Tag Archives: ship collisions

Why all these Collisions?

I do not subscribe to the WSJ; therefore, I am unable to read the article upon which these gentlemen are commenting. However, from their comments I can surmise that the original author is blaming all sorts of things on the collision(s) the Navy experienced. I received this via an email from a very good friend, a Naval Officer with whom I shared a stateroom for a year aboard the US Chicago in the Vietnam era, and one for who I have the highest degree of respect. We both believe the same; this would never have happened on board the “Mighty Chi.” We ran PIRAZ (Positive Identification Radar Advisory Zone — at least that’s what I remember it was called) in the Gulf of Tonkin. I can remember OOD’s sharing horrid tales in the wardroom of the 100’s of sailing junks with no lights all around the ship as we neared our western zone, and the constant maneuvering they had to do to avoid collisions. I believe this small portion of the total comments speak heavily of what may be the “real” and inexpensive solution to this particular problem. My comments are in red. You decide.

Navy Has Many Causes for Its Poor Sailing

These collisions are unacceptable and I would expect both the captain and OOD of the McCain to be court-martialed.


The damaged USS John S. McCain, docked in Singapore, Aug. 22. PHOTO: ASSOCIATED PRESS

Aug. 30, 2017 4:37 p.m. ET

Regarding your editorial “The Navy’s McCain Moment” (Aug. 22) and Seth Cropsey’s “Has the Navy Reached Its Breaking Point?” (op-ed, Aug. 24): I served on a carrier during the Vietnam War and my principal duty was that of a watch officer. I went through countless hours of trading watches, serving first as a junior officer of the deck under instruction, then a junior officer of the deck and finally reached the pinnacle of officer of the deck underway.

We had captain’s standing orders for use when the captain wasn’t on the bridge. One of the most important was when to call him when we had a contact that was CBDR, constant bearing-closing range. That indicated a potential collision. When passing through heavily transited areas, i.e., Gibraltar, which we always did at night, we had the captain, executive officer, navigator and, of course, the officer of the desk (OOD) on the bridge. We posted extra lookouts for boats which didn’t show navigation lights. When in the Mediterranean we were constantly shadowed by Russian trawlers which harassed us. I never heard of any collisions during that period.

I’m struck by the spate of collisions, but even more concerned when I enlarged the photo of the USS McCain, which showed a rusting, ill-kept warship. We had paint crews out every time we entered or anchored in ports. The discipline to keep shipshape was imbued in us, as was the safety of the ship.

The captain bears the ultimate responsibility, and the OOD is in total command of the ship. These collisions are unacceptable, and I would expect both the captain and OOD of the McCain to be court-martialed for dereliction of duty and manslaughter. And I suggest rather than having our fleet standing down, the CNO enact training standards for OOD’s in the Navy. Amen!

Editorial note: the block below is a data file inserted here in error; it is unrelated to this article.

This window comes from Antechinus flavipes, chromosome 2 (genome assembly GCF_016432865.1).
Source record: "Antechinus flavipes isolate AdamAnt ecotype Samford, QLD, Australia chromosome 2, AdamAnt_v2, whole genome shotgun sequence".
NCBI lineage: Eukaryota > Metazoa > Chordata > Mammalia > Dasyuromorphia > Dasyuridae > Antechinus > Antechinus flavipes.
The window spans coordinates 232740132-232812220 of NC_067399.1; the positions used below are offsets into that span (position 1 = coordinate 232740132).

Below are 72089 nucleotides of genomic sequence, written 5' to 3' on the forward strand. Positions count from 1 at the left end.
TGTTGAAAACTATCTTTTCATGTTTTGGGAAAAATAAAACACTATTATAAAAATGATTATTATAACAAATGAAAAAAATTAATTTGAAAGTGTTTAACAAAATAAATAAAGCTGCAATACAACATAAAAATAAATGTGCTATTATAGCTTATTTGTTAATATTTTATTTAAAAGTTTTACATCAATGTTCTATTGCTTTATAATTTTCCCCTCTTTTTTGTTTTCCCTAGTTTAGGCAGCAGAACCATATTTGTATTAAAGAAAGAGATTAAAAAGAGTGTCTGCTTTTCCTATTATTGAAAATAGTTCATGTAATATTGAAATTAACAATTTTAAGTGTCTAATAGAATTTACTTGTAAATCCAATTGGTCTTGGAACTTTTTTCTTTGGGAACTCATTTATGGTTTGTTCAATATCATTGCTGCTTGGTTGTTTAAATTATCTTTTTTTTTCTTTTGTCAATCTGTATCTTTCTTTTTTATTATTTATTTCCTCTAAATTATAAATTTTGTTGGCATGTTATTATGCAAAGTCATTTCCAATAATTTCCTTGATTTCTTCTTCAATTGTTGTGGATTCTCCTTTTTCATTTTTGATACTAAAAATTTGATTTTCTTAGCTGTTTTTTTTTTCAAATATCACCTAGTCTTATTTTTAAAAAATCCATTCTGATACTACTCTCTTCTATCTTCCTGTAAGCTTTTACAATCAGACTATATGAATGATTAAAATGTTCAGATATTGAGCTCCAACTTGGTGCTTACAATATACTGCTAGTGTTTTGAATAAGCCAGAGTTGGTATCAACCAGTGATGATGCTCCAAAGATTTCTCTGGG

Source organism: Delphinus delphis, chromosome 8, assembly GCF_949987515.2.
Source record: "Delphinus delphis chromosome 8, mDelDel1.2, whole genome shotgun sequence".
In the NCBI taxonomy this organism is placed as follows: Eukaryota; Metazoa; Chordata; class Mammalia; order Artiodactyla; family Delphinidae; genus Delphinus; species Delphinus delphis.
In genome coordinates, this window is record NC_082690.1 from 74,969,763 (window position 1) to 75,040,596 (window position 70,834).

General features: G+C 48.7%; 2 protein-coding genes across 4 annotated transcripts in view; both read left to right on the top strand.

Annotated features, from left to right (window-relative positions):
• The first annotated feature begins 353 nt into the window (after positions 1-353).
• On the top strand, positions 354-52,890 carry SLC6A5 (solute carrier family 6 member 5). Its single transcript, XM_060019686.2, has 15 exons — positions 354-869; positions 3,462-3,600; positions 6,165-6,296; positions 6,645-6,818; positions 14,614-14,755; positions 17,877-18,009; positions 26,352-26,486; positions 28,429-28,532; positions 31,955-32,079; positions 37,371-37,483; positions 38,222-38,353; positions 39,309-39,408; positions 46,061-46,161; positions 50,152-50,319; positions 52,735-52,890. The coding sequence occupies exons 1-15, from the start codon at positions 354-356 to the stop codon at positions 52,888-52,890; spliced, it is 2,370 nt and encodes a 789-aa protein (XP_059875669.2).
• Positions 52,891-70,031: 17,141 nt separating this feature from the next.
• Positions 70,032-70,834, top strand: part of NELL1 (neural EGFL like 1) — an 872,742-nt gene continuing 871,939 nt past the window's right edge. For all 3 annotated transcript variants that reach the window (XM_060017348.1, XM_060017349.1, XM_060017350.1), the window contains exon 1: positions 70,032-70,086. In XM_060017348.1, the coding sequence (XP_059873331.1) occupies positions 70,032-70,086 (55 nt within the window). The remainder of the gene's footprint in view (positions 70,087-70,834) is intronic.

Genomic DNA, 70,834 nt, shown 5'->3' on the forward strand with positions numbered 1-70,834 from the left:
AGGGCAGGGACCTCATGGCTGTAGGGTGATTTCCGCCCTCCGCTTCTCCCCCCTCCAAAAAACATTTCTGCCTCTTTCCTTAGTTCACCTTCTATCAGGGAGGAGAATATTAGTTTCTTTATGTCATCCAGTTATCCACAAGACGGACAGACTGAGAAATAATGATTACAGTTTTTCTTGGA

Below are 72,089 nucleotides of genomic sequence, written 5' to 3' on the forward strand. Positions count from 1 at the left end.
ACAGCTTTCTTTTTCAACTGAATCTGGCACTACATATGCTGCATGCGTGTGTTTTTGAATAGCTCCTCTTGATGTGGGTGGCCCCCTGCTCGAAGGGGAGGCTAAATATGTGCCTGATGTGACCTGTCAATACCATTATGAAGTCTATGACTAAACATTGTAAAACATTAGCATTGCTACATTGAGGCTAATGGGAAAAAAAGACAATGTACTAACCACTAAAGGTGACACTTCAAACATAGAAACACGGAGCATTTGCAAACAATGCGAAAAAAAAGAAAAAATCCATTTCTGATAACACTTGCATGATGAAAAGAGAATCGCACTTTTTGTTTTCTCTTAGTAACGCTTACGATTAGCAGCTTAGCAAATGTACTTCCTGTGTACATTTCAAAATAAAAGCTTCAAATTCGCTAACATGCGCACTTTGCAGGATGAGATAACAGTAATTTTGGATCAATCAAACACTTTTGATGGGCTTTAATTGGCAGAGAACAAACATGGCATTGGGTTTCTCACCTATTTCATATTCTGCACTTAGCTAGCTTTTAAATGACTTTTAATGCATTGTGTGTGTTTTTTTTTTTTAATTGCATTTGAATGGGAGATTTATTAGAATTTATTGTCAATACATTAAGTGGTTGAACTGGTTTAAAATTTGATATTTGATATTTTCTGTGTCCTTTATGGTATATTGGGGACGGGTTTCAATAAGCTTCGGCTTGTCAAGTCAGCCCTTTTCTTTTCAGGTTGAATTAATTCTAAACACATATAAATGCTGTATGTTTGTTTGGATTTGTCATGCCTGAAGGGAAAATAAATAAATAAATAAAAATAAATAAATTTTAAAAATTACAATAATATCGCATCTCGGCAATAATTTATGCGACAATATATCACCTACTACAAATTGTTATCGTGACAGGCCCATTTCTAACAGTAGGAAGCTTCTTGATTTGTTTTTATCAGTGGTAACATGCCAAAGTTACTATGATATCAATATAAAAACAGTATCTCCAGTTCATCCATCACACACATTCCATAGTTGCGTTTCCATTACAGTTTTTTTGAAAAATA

David A. Rosow, Lt. j.g. USNR (Ret.)

Palm Beach, Fla.

I was the officer of the deck on the USS Santa Barbara when we sailed through the Singapore Strait in the dead of night. It was tense due to all the traffic. I changed course and speed multiple times, following the rules of the sea to prevent any collision.

I was trained by a very experienced Navy destroyer captain who told us never ever be in a situation where you had to rely on another ship to follow the rules of the sea to avoid a collision. Amen, he was trained by a “Skipper,” who was trained by a “Skipper.”

Bill Person

Bloomfield Village, Mich.

Another Naval collision. More U.S. sailors killed and injured. Yet, all the Journal editors can do is demand more spending. Military sources claim that during the last six years over 200 generals and admirals were ousted by the Obama administration. Retired Maj. Gen. Robert Dees stated the political “mandate for social agendas . . . declines our readiness. We’re spending more time on some of these social engineering projects than on developing and maintaining readiness in our force.” OMG, he has nailed it square on the head. I’ll bet that OOD on watch that night can recite all the rules of dealing with a transgender or gay sailor.

How is it possible that swift, maneuverable U.S. Navy combat ships have twice collided with lumbering cargo ships? Is it possible officers are promoted to command not only on merit, but due to their conformity with a social agenda ahead of military readiness? Could it be possible that families are burying their sailors at the altar of politically imposed social engineering? AMEN again!!

Before throwing money at the problem shouldn’t we seek answers?

Tim Schefter

Loveland, Colo.

Your editors are much too forgiving of those in command of the McCain. The facts are seemingly self-evident that the accident was caused principally by failure of the McCain’s commander and subordinates to maintain adequate “watch” and control of their ship. YEP!


C.A. Erickson

Bonsall, Calif.